“A problem for the police, I suppose. It must be a lot harder to prove a murder without a body.”

“No, that’s not what I mean. Well”, amended John, “Not quite. No. Without a body, it’s very hard to prove someone’s dead. I mean, they might just have walked out on their wife, or taken off with a lover, or even lost their marbles and wandered off into the night.”

“Yes, but why is that a problem? If the police don’t think there’s been a murder, then it must be a lot easier to get away with it.”

“Because if there’s no body, you can’t prove they’re dead, and if you can’t prove they’re dead, then you can’t claim on insurance, for example.”

“Do you know, I never thought of that? Isn’t there some limit or something, you know, if they haven’t been found after a bit, then they’re assumed to be dead?”

“Seven years”, said John.

“Seven years? Well, it’s a good thing I didn’t feed Donald to Truffles, then.”

“Oh yes, and besides, think of all the weight that Truffles would have put on.”

Margaret giggled again.

The little old lady shuffled on her seat, attempting to turn her back further to the couple. John nudged Margaret, nodded in the little old lady’s direction, and grinned. He was rewarded with another giggle.

“Seven years is a long time to wait for your insurance, though”, said Margaret, trying to keep her face straight.

“Particularly if the person you just got rid of is the main wage earner, and the bills are piling up. One of the things I had to deal with, all too often.”

“So you need to keep hold of the body.”

They both jerked slightly as the bus stopped a little too quickly.

“And there is the real problem. You’ve just killed the person, and you’ve got to keep hold of the body if you want the insurance”, said John.

“But”, continued Margaret for him, “If you’ve kept the body, then they might notice that you murdered them.”

“Big bullet hole in the head, that kind of thing?”

They both automatically braced as the bus pulled away. John momentarily considered the ruse of “accidentally” falling against Margaret as the bus pulled out into traffic, but quickly forgot about it. That was strictly for schoolboys, and they were both well past that stage now. An opportunity would present itself.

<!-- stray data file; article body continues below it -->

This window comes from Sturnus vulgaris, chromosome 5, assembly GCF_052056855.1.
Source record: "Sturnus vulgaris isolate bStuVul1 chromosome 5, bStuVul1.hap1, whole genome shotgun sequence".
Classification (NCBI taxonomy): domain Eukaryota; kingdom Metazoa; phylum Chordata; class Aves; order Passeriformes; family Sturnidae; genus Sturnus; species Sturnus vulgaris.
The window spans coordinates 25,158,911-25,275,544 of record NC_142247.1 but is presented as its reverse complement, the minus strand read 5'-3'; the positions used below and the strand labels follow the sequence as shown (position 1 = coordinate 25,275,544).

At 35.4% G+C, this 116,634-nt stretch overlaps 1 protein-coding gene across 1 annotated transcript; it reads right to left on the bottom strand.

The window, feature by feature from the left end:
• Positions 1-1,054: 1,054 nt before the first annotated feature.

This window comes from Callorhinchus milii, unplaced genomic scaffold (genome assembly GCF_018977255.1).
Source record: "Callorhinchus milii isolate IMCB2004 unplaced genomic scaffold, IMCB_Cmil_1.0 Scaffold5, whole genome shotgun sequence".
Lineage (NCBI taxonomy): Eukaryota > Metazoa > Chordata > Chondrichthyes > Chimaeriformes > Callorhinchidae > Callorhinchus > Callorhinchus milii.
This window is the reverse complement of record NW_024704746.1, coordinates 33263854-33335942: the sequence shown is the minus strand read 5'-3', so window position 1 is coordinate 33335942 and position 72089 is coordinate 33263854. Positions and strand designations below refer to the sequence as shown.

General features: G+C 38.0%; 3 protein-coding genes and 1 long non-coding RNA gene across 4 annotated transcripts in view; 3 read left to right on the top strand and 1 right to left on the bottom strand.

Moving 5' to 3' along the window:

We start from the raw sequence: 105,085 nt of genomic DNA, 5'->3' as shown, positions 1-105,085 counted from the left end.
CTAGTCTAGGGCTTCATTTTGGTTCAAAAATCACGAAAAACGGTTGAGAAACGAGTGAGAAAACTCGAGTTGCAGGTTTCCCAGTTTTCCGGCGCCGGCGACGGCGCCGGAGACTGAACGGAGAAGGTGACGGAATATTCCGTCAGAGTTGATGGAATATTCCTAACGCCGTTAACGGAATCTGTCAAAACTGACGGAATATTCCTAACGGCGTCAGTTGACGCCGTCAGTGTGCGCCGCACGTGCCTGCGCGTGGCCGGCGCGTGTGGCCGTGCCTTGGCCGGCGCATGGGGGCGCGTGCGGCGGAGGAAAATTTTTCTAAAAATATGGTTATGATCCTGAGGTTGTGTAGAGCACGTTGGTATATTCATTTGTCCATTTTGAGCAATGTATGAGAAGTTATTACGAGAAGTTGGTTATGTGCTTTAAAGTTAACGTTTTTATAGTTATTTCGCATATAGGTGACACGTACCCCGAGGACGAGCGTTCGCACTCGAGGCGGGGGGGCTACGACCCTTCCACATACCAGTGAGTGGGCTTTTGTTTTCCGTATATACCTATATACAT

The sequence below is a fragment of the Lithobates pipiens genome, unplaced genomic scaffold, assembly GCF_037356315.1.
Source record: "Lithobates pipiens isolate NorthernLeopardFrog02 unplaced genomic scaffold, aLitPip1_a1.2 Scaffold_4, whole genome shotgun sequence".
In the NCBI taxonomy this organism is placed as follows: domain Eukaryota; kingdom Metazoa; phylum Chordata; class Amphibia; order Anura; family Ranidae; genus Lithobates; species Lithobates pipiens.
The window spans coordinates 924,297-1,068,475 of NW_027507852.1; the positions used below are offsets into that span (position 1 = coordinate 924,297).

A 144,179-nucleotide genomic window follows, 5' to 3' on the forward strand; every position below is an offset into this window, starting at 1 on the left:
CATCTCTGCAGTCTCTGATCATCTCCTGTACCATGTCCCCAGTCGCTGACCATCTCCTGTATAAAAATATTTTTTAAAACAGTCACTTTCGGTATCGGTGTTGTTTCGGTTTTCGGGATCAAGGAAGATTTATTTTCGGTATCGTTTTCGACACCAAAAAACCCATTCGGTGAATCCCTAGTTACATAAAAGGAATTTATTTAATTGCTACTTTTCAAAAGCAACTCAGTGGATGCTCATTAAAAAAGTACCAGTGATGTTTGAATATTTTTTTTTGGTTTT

“If we worked out how the person had been killed – oh, let’s say him shall we? I always get tied up with this political correctness stuff.”

“I know what you mean”, agreed John.

“Alright, so if we know how he was killed, then we can work out how to keep the body and make it look like an accident, or something.”

“Ok, well, I think we need to rule out guns. It’s hard to hide the cause of death. And no one seriously believes the gun-cleaning accident story.”

“Especially if there’s a large insurance payout attached. So how about poison?”


“Well, it is supposed to be a woman’s choice of murder weapon, and if we’re calling the victim ‘He’, we may as well call the murderer ‘She’”

“Murderess”, said Margaret. “But what poison to use?”

“Something that would look accidental. I don’t know, warfarin, perhaps?”

“That’s the thing they give to stroke victims, isn’t it?”

“Yeah. Thins the blood, or something. They also use it in rat poison.”

“Why not just use rat poison, then? Anyway I would have thought they’d be pretty careful with stuff like prescription drugs – making sure you don’t have too much of it.”

“I don’t know how many people use rat poison, these days”
“Plenty of farms, I’m sure. And if you’re on a farm, you’ve got all kind of useful things available to you. As a murderess, that is.”